From Poetry Magazine

January Cover Artist: Armando Veve

By Fred Sasaki

"Fly Ampersand," 2012 "Fly Ampersand," 2012

Poetry magazine's first cover of 2017 is by Armando Veve, who charmingly introduced himself to us over the summer with the email subject: "Hi! Armando Veve, Illustrator." I was immediately captivated by his meticulous and prolific work. We loved so much of his stuff but got stuck on his densely black "Fly Ampersand." But why flies, you might ask. We wrote to Veve to learn more and he graciously directed us to the author who inspired the work, Evan Calder Williams. Williams writes:

I approached Armando about drawing a map to serve as an atlas, touchstone, and point of departure for a novel I wrote called Escape from Venice. The book is a work of experimental pulp, based off John Carpenter's Escape from New York and concerns the chaotic breakdown of civility and capitalism on Venice when it is turned into a prison island by a neofascist Italian government itching to prove its independence from Europe. In the book, the image of Venice as an ungovernable mass centers on the way that the city is shaped like two interlocking severed snake heads—Don't Tread on Me gone wrong, I suppose—hovering over the blade island of Giudecca, where the actually existing women's prison exists away from the tourist bustle.

The fly ampersand is a figure that appears at the center of Escape from Venice... Specifically, it emerges at the moment when a counter-history of cinema I sketch—one based not on light passing through film but on passing through objects themselves—produces the moment of a group of flies spelling out an ampersand cast huge on the vaulted ceiling of a tremendous underground cinema. In that sequence, and my thinking at the time, the ampersand came to mark something that wasn't equal to "and"—it was a kind of joining that always had a sense of and/or, a messy juncture of incompatibles yoked together at a single moment. In this regard, it was part of my thinking about the grotesque that led me to [Veve's] work (and the thought of joining [his] images to my writing). Since then, I've been writing a new theory and history of the grotesque, one that centers not on the transgressive or monstrous vitality of the body but instances of formal horror and disruption, particularly in thinking about how structures of abstraction and processes of subsumption into world orders and systems are experienced.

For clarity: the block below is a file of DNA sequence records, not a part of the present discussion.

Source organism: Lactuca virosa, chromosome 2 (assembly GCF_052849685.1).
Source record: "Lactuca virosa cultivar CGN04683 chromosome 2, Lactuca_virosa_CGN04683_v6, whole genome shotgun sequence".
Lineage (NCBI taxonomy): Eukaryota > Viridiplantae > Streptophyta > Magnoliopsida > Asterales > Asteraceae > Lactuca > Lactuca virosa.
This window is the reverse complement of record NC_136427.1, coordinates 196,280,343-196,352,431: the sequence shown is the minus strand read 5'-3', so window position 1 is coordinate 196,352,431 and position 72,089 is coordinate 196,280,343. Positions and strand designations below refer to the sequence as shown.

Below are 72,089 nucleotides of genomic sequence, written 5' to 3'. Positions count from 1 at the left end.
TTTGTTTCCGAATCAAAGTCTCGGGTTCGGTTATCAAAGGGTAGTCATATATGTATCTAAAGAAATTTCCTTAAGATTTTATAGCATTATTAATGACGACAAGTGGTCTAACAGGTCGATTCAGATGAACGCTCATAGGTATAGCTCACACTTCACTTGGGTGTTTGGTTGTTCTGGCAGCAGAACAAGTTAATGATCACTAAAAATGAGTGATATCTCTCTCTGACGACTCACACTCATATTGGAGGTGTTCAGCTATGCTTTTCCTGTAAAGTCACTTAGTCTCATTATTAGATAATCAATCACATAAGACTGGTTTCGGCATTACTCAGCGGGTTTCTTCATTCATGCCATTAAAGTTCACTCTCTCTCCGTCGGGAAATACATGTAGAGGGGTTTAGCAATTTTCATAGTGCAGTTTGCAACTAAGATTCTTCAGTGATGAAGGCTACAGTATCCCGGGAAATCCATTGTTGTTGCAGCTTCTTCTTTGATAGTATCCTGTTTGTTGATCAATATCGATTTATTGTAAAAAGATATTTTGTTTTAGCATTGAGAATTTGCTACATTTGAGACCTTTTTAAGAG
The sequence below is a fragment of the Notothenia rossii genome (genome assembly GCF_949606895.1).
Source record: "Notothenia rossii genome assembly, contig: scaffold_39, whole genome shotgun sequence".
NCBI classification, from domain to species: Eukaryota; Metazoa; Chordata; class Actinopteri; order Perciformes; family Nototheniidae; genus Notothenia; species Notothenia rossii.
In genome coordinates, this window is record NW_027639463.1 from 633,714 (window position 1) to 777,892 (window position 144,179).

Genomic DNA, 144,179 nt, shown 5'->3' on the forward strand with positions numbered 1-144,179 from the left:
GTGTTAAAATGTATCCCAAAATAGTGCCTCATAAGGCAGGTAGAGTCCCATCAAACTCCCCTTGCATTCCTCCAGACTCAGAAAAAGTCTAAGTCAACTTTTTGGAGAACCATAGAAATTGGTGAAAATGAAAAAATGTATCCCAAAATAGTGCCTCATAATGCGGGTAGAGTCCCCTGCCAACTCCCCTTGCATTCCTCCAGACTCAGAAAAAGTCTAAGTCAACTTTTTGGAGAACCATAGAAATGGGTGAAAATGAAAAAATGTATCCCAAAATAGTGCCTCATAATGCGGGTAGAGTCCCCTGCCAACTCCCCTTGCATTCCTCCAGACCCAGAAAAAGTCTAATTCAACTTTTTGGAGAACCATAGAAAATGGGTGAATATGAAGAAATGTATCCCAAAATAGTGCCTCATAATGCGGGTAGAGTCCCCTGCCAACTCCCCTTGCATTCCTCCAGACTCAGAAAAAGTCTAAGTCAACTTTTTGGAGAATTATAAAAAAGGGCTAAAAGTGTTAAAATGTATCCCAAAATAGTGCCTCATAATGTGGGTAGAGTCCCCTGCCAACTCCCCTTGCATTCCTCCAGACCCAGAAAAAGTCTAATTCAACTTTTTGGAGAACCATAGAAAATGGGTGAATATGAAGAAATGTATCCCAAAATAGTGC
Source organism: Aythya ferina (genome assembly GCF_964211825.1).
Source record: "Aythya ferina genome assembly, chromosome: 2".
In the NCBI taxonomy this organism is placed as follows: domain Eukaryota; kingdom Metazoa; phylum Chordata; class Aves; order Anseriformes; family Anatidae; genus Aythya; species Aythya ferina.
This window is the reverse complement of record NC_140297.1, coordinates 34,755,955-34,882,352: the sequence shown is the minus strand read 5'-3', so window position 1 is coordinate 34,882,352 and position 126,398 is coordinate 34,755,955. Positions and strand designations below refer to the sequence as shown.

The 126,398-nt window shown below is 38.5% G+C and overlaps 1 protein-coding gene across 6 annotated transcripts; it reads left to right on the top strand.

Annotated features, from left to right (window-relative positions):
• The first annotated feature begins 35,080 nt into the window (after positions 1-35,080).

It also became a key image in my dialogue/collaboration with China Miéville, especially in our work together on salvage.

For more from Veve himself, check out this recently transcribed studio visit that illuminates his deftly intriguing work. And if you're nearby in New York, you can see him in group shows this month at Jonathan LeVine Gallery, at Harpy Gallery in Rutherford, N.J. in February, and at Nucleus Portland in Portland, O.R. in March.